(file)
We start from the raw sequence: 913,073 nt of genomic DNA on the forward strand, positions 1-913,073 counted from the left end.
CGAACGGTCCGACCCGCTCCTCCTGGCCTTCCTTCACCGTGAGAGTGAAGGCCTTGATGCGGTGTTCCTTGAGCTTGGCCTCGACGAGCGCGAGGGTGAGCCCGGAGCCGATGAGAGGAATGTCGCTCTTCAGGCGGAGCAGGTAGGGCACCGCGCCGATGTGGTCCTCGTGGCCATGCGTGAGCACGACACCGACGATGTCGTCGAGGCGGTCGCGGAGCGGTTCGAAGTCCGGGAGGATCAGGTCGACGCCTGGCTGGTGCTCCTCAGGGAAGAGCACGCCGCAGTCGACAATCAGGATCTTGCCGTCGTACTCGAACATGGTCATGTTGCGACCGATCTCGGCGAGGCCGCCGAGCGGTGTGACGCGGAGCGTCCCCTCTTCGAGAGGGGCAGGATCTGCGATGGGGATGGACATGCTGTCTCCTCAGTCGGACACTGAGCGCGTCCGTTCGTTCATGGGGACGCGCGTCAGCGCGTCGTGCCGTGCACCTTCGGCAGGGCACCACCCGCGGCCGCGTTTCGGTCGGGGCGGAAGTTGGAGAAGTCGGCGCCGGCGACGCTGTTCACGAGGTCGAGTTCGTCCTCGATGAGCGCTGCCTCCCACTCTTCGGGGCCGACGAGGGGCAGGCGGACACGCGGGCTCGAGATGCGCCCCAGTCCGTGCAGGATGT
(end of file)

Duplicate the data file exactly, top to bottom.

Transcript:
We start from the raw sequence: 913,073 nt of genomic DNA on the forward strand, positions 1-913,073 counted from the left end.
CGAACGGTCCGACCCGCTCCTCCTGGCCTTCCTTCACCGTGAGAGTGAAGGCCTTGATGCGGTGTTCCTTGAGCTTGGCCTCGACGAGCGCGAGGGTGAGCCCGGAGCCGATGAGAGGAATGTCGCTCTTCAGGCGGAGCAGGTAGGGCACCGCGCCGATGTGGTCCTCGTGGCCATGCGTGAGCACGACACCGACGATGTCGTCGAGGCGGTCGCGGAGCGGTTCGAAGTCCGGGAGGATCAGGTCGACGCCTGGCTGGTGCTCCTCAGGGAAGAGCACGCCGCAGTCGACAATCAGGATCTTGCCGTCGTACTCGAACATGGTCATGTTGCGACCGATCTCGGCGAGGCCGCCGAGCGGTGTGACGCGGAGCGTCCCCTCTTCGAGAGGGGCAGGATCTGCGATGGGGATGGACATGCTGTCTCCTCAGTCGGACACTGAGCGCGTCCGTTCGTTCATGGGGACGCGCGTCAGCGCGTCGTGCCGTGCACCTTCGGCAGGGCACCACCCGCGGCCGCGTTTCGGTCGGGGCGGAAGTTGGAGAAGTCGGCGCCGGCGACGCTGTTCACGAGGTCGAGTTCGTCCTCGATGAGCGCTGCCTCCCACTCTTCGGGGCCGACGAGGGGCAGGCGGACACGCGGGCTCGAGATGCGCCCCAGTCCGTGCAGGATGT